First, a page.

Practice and research
Hans Steiner, bird-fancier and scientist
Motivation: Hans Steiner, a Swiss, visited a bird exposition of "Ornis", a bird society in Zürich. This took place in1922. There he saw at the show the first blue budgerigar belonging to a fancier from Luzern. He was so enthusiastic about this nice blue colour variety that this visit to the exposition determined his whole live. Steiner was very interested in the inheritance of this colour variety of the budgerigar. He supposed that the blue colour was the result of an omission of the yellow pigment in the plumage.
Study: Steiner started to study the research of V. Haecker and his students Spöttel and Kniesche. Haecker was a famous scientist who in 1890 supposed already that the blue colour of bird feathers was caused by a special cell structure of the feather barbs in combination with a black pigment layer under this cells. This was confirmed by research by his student Kniesche in1914. The green colour of feathers arises when a diffuse distributed yellow pigment is present in the cortex, the outer horny layer of the barbs. This idea of Steiner was confirmed by this scientific studies. A blue variation of the light green budgerigar occurs when the yellow pigment is gone totally.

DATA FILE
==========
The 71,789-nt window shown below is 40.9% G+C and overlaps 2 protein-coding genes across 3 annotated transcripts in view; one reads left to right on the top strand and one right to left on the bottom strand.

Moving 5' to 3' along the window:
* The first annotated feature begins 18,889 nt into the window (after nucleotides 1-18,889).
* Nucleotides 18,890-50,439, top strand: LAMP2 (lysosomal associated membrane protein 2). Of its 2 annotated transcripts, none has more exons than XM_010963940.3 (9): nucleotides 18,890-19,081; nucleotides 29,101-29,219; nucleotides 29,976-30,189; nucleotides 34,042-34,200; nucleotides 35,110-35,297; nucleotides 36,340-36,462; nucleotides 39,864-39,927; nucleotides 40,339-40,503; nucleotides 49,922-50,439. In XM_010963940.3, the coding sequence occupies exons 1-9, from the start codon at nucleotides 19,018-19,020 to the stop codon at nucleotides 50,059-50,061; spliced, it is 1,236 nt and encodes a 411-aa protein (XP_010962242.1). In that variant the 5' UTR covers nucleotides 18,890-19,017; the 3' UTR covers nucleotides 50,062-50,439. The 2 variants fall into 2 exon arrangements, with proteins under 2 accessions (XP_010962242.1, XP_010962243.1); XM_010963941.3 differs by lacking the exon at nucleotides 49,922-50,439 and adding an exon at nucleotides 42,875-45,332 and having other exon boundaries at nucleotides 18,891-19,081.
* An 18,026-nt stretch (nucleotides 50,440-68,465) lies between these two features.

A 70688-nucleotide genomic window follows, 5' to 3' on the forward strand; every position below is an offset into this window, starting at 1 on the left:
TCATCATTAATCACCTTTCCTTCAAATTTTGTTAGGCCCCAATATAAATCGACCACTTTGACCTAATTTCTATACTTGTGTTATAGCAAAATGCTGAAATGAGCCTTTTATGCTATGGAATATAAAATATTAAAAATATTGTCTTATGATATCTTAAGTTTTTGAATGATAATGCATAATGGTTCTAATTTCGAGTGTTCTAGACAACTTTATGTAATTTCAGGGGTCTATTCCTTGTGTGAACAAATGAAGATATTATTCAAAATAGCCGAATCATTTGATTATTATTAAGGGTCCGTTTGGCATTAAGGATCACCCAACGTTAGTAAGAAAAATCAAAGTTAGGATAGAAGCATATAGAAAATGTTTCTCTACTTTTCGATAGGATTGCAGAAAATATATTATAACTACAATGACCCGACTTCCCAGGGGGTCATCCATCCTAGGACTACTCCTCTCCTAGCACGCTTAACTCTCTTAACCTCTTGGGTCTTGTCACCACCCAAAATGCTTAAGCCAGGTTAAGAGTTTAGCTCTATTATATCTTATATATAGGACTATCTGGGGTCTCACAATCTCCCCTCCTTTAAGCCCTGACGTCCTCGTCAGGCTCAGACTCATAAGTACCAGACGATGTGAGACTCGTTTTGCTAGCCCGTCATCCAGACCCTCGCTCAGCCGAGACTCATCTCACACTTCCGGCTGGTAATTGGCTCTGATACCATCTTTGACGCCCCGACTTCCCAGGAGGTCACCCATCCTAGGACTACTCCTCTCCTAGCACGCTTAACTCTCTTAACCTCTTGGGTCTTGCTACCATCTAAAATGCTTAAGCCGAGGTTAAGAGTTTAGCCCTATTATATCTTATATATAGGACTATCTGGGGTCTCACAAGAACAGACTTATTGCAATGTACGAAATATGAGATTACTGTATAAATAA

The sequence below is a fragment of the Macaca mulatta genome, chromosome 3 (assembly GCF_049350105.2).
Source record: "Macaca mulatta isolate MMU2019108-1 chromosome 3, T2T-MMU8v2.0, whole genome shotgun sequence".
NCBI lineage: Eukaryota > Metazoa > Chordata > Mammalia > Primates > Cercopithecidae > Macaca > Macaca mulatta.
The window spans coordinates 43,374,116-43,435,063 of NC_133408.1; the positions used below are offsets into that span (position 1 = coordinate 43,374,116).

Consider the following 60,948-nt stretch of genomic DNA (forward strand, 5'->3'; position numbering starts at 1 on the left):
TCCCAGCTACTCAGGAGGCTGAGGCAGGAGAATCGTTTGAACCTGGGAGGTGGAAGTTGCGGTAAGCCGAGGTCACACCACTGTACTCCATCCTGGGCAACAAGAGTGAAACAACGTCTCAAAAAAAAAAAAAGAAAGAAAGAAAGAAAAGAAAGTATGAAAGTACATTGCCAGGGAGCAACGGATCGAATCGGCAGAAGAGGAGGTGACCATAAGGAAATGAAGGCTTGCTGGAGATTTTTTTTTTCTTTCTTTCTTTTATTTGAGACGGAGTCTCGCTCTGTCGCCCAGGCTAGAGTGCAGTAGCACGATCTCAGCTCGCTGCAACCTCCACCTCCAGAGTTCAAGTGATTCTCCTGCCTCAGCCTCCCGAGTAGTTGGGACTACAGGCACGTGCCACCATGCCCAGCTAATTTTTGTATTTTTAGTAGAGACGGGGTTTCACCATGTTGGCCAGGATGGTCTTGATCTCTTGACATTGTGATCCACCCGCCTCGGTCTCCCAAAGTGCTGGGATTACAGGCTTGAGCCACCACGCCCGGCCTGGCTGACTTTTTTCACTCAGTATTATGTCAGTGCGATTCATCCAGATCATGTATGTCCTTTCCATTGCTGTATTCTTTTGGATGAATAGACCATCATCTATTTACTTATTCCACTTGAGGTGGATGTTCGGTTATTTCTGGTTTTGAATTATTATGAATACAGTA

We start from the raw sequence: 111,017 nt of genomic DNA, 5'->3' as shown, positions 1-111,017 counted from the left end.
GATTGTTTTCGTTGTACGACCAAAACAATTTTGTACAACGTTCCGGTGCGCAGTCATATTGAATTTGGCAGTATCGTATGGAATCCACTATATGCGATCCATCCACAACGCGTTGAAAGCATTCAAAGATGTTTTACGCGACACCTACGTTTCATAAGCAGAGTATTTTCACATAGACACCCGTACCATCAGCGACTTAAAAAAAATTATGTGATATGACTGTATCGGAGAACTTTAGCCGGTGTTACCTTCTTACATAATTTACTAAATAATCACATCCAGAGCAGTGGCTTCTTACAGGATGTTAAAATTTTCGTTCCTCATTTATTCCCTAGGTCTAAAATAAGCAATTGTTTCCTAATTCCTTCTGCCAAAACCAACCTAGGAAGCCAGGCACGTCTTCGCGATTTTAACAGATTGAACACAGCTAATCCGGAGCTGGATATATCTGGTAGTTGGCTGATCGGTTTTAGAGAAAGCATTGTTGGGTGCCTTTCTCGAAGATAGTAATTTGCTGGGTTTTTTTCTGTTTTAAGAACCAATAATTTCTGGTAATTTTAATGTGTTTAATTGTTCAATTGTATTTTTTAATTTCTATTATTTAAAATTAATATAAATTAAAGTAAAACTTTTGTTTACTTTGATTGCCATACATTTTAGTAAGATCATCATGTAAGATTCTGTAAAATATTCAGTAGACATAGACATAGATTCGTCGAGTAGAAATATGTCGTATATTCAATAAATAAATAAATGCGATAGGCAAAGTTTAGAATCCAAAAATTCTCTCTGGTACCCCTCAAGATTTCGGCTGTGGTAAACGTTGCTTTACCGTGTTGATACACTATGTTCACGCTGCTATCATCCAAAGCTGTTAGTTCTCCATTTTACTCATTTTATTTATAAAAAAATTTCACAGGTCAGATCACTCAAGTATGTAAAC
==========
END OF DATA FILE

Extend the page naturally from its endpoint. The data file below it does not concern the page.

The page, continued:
Reading articles in bird magazines: Besides the new blue budgerigar other varieties were developed that time. The yellow budgerigar was one of them. Steiner supposed that both varieties, the blue and the yellow one, should be the result of loss of pigments. If the black pigment is missing the optical action of the cell structure, due to the blue colour, does not take place. The blue structure cannot express himself and a yellow or white feather is the result. If the yellow pigment of the green budgerigar is missing a blue colour appears. Steiner was reading all the reports of breeding results. In one bird magazine Steiner found the message that a white budgerigar was born. The breeder had mated a blue cock with a wildtype hen. The result was a white young. Steiner learned from the breeding reports of this fancier that he used in his stock of blue birds also yellow ones for refreshing the blood. Steiner jumped to the conclusion that by the loss of both pigments, black and yellow a white variety could be bred.
Experimental breeding: When Steiner was in Luzern for a conference of the Swiss Society of Nature research, he took the opportunity to visit the well known breeder of budgerigars, Mr. J.Meyer. He persuaded him to start an experiment to combine the blue and yellow variety. According to Steiner the white budgerigar should come into being in the second generation analogue to the crossing experiments of Mendel. The time that this experiment was known by more breeders they were very sceptical. Most of them never heard of the work of Mendel and they could not imagine that a mix of yellow and blue could give white.